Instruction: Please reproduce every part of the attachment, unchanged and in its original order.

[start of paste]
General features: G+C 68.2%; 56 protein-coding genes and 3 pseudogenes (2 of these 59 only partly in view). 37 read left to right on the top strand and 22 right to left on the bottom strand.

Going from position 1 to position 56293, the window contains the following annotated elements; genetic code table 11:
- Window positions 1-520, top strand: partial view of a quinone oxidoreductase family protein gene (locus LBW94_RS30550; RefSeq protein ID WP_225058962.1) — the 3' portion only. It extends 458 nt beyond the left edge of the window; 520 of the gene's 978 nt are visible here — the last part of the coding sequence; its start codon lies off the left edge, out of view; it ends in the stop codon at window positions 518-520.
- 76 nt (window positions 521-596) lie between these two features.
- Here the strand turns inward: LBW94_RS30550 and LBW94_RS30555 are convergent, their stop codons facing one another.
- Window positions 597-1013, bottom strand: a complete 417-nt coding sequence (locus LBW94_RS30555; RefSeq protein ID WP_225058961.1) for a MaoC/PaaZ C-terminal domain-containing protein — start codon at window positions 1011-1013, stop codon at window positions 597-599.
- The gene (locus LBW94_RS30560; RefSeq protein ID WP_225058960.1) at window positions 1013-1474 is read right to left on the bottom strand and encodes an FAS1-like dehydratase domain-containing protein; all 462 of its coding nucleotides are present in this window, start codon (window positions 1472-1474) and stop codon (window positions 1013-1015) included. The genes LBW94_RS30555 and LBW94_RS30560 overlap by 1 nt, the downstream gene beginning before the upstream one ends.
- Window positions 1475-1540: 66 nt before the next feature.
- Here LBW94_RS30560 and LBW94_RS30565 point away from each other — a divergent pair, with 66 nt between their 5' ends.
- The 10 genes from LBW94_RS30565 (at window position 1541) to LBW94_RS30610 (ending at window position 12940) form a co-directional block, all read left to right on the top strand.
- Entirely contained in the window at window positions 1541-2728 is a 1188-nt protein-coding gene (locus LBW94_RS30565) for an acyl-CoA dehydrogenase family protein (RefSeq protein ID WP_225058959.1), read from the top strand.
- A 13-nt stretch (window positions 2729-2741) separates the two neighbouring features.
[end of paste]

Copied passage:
General features: G+C 68.2%; 56 protein-coding genes and 3 pseudogenes (2 of these 59 only partly in view). 37 read left to right on the top strand and 22 right to left on the bottom strand.

Going from position 1 to position 56293, the window contains the following annotated elements; genetic code table 11:
- Window positions 1-520, top strand: partial view of a quinone oxidoreductase family protein gene (locus LBW94_RS30550; RefSeq protein ID WP_225058962.1) — the 3' portion only. It extends 458 nt beyond the left edge of the window; 520 of the gene's 978 nt are visible here — the last part of the coding sequence; its start codon lies off the left edge, out of view; it ends in the stop codon at window positions 518-520.
- 76 nt (window positions 521-596) lie between these two features.
- Here the strand turns inward: LBW94_RS30550 and LBW94_RS30555 are convergent, their stop codons facing one another.
- Window positions 597-1013, bottom strand: a complete 417-nt coding sequence (locus LBW94_RS30555; RefSeq protein ID WP_225058961.1) for a MaoC/PaaZ C-terminal domain-containing protein — start codon at window positions 1011-1013, stop codon at window positions 597-599.
- The gene (locus LBW94_RS30560; RefSeq protein ID WP_225058960.1) at window positions 1013-1474 is read right to left on the bottom strand and encodes an FAS1-like dehydratase domain-containing protein; all 462 of its coding nucleotides are present in this window, start codon (window positions 1472-1474) and stop codon (window positions 1013-1015) included. The genes LBW94_RS30555 and LBW94_RS30560 overlap by 1 nt, the downstream gene beginning before the upstream one ends.
- Window positions 1475-1540: 66 nt before the next feature.
- Here LBW94_RS30560 and LBW94_RS30565 point away from each other — a divergent pair, with 66 nt between their 5' ends.
- The 10 genes from LBW94_RS30565 (at window position 1541) to LBW94_RS30610 (ending at window position 12940) form a co-directional block, all read left to right on the top strand.
- Entirely contained in the window at window positions 1541-2728 is a 1188-nt protein-coding gene (locus LBW94_RS30565) for an acyl-CoA dehydrogenase family protein (RefSeq protein ID WP_225058959.1), read from the top strand.
- A 13-nt stretch (window positions 2729-2741) separates the two neighbouring features.